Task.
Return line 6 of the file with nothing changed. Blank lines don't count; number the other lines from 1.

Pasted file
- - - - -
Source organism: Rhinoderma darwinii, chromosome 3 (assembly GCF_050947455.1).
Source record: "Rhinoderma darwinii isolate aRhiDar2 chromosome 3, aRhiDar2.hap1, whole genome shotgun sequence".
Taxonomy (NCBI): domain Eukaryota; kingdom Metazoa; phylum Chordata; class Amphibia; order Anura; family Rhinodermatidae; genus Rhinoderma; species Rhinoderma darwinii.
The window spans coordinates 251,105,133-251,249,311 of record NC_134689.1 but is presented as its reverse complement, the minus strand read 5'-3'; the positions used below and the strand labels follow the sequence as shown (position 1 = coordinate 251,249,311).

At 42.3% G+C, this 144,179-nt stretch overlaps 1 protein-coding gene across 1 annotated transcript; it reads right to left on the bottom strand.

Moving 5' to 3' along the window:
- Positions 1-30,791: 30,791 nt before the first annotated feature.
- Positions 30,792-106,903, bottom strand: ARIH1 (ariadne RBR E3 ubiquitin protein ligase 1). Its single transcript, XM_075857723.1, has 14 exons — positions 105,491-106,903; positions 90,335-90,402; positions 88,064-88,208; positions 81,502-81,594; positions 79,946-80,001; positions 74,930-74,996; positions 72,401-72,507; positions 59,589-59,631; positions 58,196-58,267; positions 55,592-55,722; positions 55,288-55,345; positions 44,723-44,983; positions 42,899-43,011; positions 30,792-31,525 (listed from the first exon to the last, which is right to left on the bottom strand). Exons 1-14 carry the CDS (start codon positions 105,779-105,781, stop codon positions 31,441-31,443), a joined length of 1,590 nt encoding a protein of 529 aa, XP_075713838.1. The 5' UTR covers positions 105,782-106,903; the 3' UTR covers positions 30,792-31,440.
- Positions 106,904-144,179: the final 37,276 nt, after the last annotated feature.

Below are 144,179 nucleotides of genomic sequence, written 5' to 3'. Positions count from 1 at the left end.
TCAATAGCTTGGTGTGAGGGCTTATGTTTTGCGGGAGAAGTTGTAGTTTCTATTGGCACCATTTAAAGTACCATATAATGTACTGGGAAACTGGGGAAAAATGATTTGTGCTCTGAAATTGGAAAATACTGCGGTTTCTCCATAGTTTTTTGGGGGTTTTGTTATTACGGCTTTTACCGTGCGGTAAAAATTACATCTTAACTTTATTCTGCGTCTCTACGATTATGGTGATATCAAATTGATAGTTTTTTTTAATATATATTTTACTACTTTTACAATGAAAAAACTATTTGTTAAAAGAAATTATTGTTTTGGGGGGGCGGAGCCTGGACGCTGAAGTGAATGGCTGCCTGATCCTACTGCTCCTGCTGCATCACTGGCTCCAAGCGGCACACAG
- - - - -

Moving 5' to 3' along the window: